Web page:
He tried to listen for an inner voice, some small echo that might lead to a definite direction his life should have, or possibly still could, take. But there was only his heartbeat, the night sky, and somewhere not far away, a man weeping.
He didn’t move, just listened, feeling a bit of sadness for the old man.
It’s the father, he thought.
Yet he didn’t know what the old man cried for, so unabashedly, so unafraid.
The boy, perhaps. The boy who came with his friends from the darkness, hoping to trap the Wolverine. But nobody had ever done that. The idea of it even being possible seemed out of reach, even as close as some, like Papa’s KGB, had come. And the men tonight, they’d been weak in a way, yet unlike the police, they had tried to follow through for nothing more than love. Not for the old man, but for the son.
The Wolverine knew the police would move the man, and several hours later they did. He wasn’t sure if he should follow; before the old man had been a necessity, the only way for him to find Delilah. Or at least the easiest, since the girl came by and waited for the old man to leave, then sneaking in to steal cash and stand alone in her room for a while, staring at the blank walls, asking herself why her father had taken all of her things down and why he’d thrown them away.
The boy, Shaun, he’d had no answers for her, his eyes hungry with a false comfort and his hands greedy to hold the Delilah and never let her go. But that was beyond Shaun now, too.
After the second police car followed the first down the hill the Wolverine found an unlocked upstairs window and opened it. He knew he had to retrieve the broom handle from where he’d hidden it in the tree soon, but being outside in the still night made him lonely. Better to be where people recently were, where conversation had hummed and pictures hung on the walls, and rooms smelled of lovely things like recently baked bread.
Sliding inside, he found himself in Delilah’s old bedroom. It smelled strongly of disinfectant, as if the old man scourged it daily to erase any trace of her presence. It reminded him of fire and bullets and other desperations. He shook his head, fled the room, into the dark hall, catching sight of a light’s soft glow across the banister and ground floor.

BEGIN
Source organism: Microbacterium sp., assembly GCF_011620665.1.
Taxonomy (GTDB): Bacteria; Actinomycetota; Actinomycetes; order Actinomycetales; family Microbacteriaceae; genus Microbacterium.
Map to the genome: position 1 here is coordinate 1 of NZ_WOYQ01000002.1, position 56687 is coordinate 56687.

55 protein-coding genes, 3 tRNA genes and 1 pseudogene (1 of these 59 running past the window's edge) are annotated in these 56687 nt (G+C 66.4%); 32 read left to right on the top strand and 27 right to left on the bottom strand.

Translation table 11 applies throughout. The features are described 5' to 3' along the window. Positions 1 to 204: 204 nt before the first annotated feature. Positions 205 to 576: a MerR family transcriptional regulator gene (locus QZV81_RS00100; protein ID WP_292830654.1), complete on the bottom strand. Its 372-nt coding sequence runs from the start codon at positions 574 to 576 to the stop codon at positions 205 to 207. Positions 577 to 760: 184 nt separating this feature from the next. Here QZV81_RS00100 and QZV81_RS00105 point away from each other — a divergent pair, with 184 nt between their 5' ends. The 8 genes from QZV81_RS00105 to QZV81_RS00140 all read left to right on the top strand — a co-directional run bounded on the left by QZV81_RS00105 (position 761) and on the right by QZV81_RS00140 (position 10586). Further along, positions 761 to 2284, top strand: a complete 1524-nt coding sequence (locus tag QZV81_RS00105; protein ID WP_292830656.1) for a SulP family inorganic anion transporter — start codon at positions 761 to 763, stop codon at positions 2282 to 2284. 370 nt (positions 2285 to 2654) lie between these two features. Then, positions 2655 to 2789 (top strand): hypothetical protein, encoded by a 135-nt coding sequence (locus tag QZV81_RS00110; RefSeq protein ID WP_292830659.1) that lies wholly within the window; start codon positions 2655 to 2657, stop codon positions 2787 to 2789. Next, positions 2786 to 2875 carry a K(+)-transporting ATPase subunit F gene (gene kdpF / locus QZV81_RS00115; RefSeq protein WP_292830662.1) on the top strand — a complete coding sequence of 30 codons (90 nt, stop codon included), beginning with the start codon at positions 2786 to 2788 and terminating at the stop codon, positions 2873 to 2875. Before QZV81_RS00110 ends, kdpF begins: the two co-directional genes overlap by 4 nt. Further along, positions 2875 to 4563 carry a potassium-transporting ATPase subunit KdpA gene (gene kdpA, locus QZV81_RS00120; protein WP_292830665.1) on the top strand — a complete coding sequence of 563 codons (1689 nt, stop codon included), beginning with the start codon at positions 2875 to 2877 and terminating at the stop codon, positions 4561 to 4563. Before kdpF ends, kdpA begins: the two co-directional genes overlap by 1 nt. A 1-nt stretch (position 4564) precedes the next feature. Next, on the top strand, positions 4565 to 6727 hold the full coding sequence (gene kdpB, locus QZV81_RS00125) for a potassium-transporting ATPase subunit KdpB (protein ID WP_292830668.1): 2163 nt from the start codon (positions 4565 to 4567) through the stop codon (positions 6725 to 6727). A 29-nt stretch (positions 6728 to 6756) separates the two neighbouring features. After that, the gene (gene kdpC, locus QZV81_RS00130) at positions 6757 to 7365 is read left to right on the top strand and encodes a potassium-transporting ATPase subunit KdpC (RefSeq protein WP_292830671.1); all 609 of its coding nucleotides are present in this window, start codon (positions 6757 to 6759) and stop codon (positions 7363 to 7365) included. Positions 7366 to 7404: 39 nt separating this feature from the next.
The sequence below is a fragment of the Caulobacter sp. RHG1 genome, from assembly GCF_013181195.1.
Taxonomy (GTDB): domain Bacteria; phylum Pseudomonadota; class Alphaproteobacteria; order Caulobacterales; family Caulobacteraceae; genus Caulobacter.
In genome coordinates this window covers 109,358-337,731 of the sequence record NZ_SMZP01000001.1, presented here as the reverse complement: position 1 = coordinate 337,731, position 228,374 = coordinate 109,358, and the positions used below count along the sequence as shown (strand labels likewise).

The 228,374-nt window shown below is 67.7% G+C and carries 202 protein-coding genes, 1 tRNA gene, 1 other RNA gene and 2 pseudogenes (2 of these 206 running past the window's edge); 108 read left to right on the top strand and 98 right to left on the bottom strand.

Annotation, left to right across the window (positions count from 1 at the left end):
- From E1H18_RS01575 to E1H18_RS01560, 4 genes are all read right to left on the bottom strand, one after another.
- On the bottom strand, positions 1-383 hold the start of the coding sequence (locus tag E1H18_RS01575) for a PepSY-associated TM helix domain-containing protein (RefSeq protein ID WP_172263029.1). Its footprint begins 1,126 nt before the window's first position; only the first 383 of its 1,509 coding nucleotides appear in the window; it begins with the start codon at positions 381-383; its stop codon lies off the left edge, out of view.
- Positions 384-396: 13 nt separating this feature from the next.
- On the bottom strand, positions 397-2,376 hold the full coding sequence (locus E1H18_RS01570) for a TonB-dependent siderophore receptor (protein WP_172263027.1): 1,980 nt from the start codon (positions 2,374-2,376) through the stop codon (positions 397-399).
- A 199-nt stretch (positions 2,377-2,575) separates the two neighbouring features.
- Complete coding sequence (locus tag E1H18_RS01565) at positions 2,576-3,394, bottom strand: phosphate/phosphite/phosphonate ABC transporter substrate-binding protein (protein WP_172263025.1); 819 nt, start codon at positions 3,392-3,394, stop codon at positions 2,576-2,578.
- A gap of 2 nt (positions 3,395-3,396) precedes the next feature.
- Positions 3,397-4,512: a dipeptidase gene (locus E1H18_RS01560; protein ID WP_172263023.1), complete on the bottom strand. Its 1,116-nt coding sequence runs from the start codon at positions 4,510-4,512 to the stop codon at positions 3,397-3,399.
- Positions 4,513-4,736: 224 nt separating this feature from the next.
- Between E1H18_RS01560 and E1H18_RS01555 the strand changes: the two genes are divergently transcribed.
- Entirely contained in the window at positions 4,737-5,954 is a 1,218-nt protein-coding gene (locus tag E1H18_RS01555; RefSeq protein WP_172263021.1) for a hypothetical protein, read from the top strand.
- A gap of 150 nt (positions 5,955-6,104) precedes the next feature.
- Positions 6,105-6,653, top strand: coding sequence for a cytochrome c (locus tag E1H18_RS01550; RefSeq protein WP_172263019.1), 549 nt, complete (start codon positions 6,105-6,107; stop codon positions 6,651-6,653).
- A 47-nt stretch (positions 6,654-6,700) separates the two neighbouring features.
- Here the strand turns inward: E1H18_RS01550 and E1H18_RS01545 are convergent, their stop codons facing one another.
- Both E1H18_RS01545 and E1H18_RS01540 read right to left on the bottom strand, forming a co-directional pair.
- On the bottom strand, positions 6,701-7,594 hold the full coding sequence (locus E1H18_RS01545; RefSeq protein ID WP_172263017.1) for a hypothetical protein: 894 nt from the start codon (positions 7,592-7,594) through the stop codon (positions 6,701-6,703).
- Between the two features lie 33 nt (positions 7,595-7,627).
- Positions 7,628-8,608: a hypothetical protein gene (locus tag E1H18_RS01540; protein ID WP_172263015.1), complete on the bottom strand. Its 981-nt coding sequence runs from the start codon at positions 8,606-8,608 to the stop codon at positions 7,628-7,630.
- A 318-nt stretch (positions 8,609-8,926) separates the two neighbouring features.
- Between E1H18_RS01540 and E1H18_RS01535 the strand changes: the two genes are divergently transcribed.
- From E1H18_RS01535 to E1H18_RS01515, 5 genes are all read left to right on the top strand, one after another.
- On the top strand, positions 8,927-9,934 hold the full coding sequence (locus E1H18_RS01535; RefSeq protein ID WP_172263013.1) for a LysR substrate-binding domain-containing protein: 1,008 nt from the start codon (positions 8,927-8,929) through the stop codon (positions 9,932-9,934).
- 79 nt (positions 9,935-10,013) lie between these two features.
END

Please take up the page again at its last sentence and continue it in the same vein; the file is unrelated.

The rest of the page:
Pausing, he waited for any sign of another’s presence. Surely they’d taken the old man away. It was unwise to leave him there alone. Creeping downstairs, avoiding the noisier steps, he withdrew the black dagger and kept it loose at his side, and kept himself tight to the wall.
The light from the living room shifted, lessened in intensity and then grew stronger again.
Somebody is here, he thought.
The light shifted again as someone moved back across the room, temporarily blocking the light. The Wolverine fought a moment of anger at the intrusion of its space. He held the dagger loosely, knowing from experience that speed arose from relaxed muscles, not tense ones. He took a few natural breaths, forcing his heart rate to remain relatively normal. More than anyone else, he suspected they’d left a police officer behind, and because he didn’t feel like killing, troubled by a melancholy air, he froze there for a moment staring at the floor, caught in indecision.
A floorboard creaked. A man said from the living room, “The police have taken dad under protective custody.” He paused. The Wolverine waited. “Right. Fine. Okay.” His phone beeped as he ended the call. He said, “Shit.”
Listening a moment longer, finding something pleasing about the whole situation, the Wolverine knelt close to the wall where the open doorway led in to the living room. He liked the brothers. They were different than the sister. He was still thinking this, trying to decipher where the differences found their roots when the brother rounded the corner, and stepped into the hall slightly hunched over.
He was thin, wore a long sleeved shirt, had small spectacles, and a thin patch of reddish facial hair. His eyes were not accustomed to the darkness of the hallway, and his attention was on his phone as he scrolled looking for a new number, facing the wall, the Wolverine crouched just six feet to his left in the shadows.

Lucas: Is your process the same for every book, regardless of genre and length?

Lee: It’s pretty much the same system for each book. I get an idea, I invent the characters, I brainstorm their biggest obstacles both internally and externally, and then run with it, trusting my instincts. A lot of times, I go into a new novel with a certain goal, or just a way to challenge myself and see if I can pull it off. Like with ABM I wanted to break one of the big POV rules, and I knew I could make it work, and it did. I like breaking rules. I think some rules are stupid.

In my novella WHEN WE JOIN JESUS IN HELL, I started off in past tense and upon crossing the first doorway, switched to present tense and finished the last three quarters of the story that way. It didn’t trip anybody up too badly, and I think that’s because it was the right thing to do, I just trusted my instincts.

Lucas: Any fun, little-known facts about yourself you’d like to share?

Lee: I can’t think of anything. But if I had to choose between reading and writing, I’d be a reader. There are thousands of amazing stories out there I’ve yet to read.


 Beautiful Madness
Lee Thompson’s new novel, A BEAUTIFUL MADNESS will be published on August 5, 2014 by Darkfuse.